What an interesting question. Since border patrol is tasked with monitoring the inflow of people to the United States, their job is more akin to law enforcement than to immigration services. However, with a large percentage of individuals at the U.S. southern border trying to immigrate, the conflation of duties for border patrol results in muddied priorities.
A functionalist would approach crimmigration at the border as a necessary combination of policies and procedures. Because the number of personnel needed to process various types of immigrants—lawyers, judges, social workers, translators—is not high enough to meet the need, border patrol agents have been asked to oversee the filtering of potential immigrants into the U.S. This has resulted in detention, a domain of law enforcement, instead of bureaucracy, a domain of immigration. Though functionalists might analyze the commingling of these roles, in general they would consider the solution as one designed to meet an immediate need.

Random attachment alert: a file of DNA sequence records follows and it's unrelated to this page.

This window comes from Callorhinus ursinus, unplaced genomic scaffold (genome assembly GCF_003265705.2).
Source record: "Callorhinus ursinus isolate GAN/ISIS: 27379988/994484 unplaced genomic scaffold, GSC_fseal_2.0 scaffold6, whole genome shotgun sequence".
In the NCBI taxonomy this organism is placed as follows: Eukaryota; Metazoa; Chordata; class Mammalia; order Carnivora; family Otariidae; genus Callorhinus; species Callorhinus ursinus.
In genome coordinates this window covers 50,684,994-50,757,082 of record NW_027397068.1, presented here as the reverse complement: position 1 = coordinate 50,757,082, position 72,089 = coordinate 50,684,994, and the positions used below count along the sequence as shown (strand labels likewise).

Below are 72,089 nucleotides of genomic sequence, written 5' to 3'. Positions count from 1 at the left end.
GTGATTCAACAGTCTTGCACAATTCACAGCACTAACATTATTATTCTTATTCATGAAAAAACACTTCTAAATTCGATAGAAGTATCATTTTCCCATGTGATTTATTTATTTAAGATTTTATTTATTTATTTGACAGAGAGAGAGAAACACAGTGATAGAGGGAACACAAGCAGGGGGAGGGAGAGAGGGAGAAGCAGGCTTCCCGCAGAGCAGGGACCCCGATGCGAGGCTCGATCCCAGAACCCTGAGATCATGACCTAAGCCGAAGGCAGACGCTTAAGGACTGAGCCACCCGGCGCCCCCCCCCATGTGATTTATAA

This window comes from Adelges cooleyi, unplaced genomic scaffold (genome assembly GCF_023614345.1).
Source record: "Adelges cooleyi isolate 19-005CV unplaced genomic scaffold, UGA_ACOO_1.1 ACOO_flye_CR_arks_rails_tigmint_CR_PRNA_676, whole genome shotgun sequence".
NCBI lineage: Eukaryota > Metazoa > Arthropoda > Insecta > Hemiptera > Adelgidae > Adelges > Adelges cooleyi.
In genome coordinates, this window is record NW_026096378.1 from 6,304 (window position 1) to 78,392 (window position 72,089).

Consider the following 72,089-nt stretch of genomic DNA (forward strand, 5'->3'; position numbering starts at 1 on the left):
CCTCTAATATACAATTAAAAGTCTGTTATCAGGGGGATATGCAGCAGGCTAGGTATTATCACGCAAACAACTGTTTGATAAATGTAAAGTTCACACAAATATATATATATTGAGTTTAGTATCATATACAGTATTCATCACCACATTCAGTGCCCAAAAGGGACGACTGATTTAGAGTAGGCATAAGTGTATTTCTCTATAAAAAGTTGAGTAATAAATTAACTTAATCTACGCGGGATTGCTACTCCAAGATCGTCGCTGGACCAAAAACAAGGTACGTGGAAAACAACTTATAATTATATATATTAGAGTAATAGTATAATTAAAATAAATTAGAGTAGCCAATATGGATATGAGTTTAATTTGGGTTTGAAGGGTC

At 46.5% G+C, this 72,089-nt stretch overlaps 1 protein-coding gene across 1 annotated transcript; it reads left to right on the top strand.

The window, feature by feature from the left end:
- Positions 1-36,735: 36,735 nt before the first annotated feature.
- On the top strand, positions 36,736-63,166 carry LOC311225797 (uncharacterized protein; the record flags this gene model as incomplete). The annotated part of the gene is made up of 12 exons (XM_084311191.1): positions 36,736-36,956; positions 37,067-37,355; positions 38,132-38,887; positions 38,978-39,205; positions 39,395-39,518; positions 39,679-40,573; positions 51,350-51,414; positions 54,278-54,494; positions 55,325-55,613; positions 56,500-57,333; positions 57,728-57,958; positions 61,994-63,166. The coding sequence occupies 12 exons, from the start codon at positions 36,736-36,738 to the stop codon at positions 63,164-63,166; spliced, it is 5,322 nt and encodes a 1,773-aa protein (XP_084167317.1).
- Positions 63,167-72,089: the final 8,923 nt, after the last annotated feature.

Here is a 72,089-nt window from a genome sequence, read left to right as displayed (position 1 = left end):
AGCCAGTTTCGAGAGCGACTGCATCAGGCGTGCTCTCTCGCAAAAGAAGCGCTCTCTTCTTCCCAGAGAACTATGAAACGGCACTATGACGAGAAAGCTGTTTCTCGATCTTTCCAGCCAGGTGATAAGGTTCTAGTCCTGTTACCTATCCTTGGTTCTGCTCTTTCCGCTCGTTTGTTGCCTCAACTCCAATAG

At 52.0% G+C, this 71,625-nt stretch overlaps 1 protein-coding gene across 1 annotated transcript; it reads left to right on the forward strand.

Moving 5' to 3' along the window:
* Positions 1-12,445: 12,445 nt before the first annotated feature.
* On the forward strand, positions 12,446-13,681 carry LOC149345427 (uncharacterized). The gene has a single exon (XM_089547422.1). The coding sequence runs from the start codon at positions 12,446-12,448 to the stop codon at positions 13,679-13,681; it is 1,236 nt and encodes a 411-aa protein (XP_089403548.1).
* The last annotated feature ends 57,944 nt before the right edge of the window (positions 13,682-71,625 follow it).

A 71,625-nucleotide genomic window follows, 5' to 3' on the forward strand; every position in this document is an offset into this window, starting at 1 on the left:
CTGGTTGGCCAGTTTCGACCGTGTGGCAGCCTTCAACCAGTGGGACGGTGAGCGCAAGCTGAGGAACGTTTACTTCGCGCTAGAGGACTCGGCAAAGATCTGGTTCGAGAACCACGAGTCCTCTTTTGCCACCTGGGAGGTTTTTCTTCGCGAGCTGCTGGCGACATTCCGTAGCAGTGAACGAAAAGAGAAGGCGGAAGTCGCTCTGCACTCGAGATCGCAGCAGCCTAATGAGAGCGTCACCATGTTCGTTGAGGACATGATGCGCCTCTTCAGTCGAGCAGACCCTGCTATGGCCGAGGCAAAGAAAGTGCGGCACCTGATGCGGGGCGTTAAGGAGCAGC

A conflict theorist would approach crimmigration at the border by determining the power dynamic, who benefits from the dynamic, and who suffers because of it. Because law enforcement tactics are being used to manage the inflow of individuals at the border, it is easy to discern that border agents, as representatives of the U.S. government, hold the power in the relationship. It seems clear, then, that those who suffer as part of the equation are the individuals trying to cross into the United States. However, the question of who benefits from the dynamic would require further analysis. Some potential beneficiaries, according to conflict theorists, could be politicians, media outlets, and government contractors, to name a few.